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Oral contraceptive use may not preclude condom use: a study of non-pregnant African-American adolescent females
  1. Richard A Crosby1,
  2. Ralph J DiClemente2,
  3. Gina M Wingood2,3,
  4. Laura F Salazar2,3,
  5. Eve Rose2,
  6. Jessica M Sales2,
  7. Angela M Caliendo4
  1. 1Department of Health Behavior, College of Public Health, University of Kentucky, Lexington, Kentucky, USA
  2. 2Department of Behavioral Sciences & Health Education, Rollins School of Public Health, Atlanta, Georgia, USA
  3. 3Emory Center for AIDS Research, Atlanta, Georgia, USA
  4. 4Department of Medicine (Infectious Diseases), Emory University School of Medicine, Atlanta, Georgia, USA
  1. Correspondence to:
 Dr R A Crosby
 Department of Health Behavior, College of Public Health, University of Kentucky, 121 Washington Avenue, Lexington, KY 40506-0003, USA; crosby{at}uky.edu

Abstract

Objective: To determine the association between oral contraceptive and condom use, and laboratory-confirmed sexually transmitted infection (STI) among African-American adolescent females at a high risk of STI acquisition.

Methods: A cross-sectional study of 715 African-American adolescent females (15–21 years old) was conducted. Data collection included (a) an audio-computer-assisted self-interview and a self-collected vaginal swab for nucleic acid amplification testing of Trichomonas vaginalis, Chlamydia trachomatis and Neisseria gonorrhoeae.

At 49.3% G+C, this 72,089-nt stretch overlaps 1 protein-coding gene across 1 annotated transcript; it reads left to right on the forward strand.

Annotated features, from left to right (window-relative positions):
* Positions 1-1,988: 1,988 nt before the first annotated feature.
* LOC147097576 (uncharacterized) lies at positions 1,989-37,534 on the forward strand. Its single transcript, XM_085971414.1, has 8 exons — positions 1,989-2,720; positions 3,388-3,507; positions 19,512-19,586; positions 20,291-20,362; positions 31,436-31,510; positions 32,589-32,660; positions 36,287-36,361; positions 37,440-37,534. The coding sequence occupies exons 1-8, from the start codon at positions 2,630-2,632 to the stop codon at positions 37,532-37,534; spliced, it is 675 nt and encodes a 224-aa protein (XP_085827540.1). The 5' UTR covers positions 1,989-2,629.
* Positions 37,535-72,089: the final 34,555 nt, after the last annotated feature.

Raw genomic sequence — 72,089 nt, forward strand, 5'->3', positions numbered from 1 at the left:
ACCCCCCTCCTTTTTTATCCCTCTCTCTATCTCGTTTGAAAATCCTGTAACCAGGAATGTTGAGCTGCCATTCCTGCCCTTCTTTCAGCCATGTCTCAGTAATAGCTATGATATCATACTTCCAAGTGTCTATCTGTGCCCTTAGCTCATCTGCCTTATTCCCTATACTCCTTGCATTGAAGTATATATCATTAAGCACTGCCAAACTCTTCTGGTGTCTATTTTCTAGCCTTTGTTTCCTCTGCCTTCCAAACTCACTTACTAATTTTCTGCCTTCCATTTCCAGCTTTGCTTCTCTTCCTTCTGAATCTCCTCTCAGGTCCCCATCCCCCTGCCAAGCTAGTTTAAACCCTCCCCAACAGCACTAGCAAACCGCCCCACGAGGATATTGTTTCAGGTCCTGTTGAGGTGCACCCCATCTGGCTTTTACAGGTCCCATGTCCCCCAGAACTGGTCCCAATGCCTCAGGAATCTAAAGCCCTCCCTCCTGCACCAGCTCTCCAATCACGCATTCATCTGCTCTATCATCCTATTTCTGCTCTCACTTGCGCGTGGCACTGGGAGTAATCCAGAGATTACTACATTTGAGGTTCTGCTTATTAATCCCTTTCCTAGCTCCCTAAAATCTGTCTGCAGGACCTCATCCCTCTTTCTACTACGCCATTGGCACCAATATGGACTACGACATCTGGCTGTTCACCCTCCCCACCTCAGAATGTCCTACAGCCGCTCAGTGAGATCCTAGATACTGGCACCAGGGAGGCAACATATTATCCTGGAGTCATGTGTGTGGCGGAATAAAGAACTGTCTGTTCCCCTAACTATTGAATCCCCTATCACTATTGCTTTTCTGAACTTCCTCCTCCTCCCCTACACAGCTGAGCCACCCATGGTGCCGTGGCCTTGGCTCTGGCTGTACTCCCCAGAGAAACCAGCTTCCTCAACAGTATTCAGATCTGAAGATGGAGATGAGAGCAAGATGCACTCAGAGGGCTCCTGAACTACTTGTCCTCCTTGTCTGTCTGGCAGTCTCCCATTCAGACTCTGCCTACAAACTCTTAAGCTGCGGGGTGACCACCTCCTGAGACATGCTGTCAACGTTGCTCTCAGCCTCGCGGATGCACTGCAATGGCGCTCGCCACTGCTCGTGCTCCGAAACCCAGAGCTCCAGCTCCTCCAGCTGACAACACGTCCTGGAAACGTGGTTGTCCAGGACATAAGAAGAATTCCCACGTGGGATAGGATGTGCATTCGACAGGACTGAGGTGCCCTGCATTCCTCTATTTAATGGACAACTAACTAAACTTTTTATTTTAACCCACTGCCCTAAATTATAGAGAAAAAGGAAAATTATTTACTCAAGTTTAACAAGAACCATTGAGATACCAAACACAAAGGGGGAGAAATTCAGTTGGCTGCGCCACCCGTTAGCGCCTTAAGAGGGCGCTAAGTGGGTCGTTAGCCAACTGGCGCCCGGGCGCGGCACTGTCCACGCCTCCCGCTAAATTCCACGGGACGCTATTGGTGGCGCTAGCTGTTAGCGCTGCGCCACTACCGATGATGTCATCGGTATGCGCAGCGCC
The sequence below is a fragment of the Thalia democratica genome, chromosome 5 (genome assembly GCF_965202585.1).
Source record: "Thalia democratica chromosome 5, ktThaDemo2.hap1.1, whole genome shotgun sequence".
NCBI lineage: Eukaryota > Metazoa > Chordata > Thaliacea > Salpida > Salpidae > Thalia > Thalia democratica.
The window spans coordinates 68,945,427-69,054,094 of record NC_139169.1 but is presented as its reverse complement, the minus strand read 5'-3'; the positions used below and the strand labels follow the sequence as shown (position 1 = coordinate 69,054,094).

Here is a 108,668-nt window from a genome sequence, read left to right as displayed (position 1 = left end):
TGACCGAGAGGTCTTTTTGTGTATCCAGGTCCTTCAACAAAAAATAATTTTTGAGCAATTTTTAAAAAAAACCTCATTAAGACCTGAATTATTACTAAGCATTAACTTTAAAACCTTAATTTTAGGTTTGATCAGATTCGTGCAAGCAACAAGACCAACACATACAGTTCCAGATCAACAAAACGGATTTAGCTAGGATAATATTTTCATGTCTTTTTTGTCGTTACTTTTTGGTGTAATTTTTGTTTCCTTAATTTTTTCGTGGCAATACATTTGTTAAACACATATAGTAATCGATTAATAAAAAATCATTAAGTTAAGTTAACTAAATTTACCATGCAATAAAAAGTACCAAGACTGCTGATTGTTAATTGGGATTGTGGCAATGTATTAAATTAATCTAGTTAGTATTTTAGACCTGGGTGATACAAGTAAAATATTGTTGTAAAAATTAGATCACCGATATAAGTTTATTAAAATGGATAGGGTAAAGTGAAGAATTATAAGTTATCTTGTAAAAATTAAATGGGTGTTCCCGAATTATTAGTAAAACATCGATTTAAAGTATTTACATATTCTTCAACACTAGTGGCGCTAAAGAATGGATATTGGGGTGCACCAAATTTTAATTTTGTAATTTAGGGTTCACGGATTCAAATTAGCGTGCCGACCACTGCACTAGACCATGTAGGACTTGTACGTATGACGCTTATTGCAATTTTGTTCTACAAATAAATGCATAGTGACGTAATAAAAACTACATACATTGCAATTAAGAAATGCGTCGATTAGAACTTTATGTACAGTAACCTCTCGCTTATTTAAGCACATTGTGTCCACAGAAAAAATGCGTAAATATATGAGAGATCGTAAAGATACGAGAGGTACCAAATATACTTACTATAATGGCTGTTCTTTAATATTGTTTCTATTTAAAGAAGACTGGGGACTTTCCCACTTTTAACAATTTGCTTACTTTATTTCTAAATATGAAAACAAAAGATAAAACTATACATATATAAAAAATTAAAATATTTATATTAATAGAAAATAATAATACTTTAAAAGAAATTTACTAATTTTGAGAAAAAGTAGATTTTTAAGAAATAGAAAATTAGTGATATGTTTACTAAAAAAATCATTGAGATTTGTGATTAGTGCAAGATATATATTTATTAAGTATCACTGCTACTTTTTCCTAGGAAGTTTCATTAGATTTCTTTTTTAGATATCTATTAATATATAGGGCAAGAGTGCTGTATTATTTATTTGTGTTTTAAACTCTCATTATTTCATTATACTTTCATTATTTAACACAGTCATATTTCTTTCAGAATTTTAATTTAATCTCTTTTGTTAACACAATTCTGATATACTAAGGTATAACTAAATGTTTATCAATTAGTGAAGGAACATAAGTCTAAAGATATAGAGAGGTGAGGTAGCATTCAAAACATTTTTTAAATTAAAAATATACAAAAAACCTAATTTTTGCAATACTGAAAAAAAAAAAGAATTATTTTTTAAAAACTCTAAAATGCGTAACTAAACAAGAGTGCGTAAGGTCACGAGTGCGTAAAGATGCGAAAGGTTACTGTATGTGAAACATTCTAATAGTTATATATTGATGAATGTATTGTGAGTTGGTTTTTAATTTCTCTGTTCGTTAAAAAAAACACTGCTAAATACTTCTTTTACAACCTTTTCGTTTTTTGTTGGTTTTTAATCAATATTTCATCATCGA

Results: The age-adjusted odds ratio (AOR) indicated a modest protective effect of oral contraceptive use against unprotected vaginal sex (UVS) using a 60-day recall period (AOR = 0.66; 95% CI 0.43 to 0.99). The age-adjusted difference in mean frequency of UVS in the past 60 days was non-significant (p = 0.23) as was condom use at last sex (p = 0.34). The age-AOR relative to STI prevalence also showed a protective effect (AOR = 0.60; 95% CI 0.36 to 0.98) for those using oral contraceptives.

Conclusion: The findings suggest that the use of oral contraceptives may not preclude safer sex practices for the prevention of STIs among high-risk African-American adolescent females.

  • STI, sexually transmitted infection
  • UVS, unprotected vaginal sex

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Footnotes

  • Funding: Funding for the study was awarded to RJD and GMW.

  • Competing interests: None declared.

  • Study implementation and oversight was conducted by RJD, GMW and JM-S as well as ER. RAC and LFS analysed the data and interpreted the findings. RAC, LFS and RJD conceived the analyses and prepared the manuscript.

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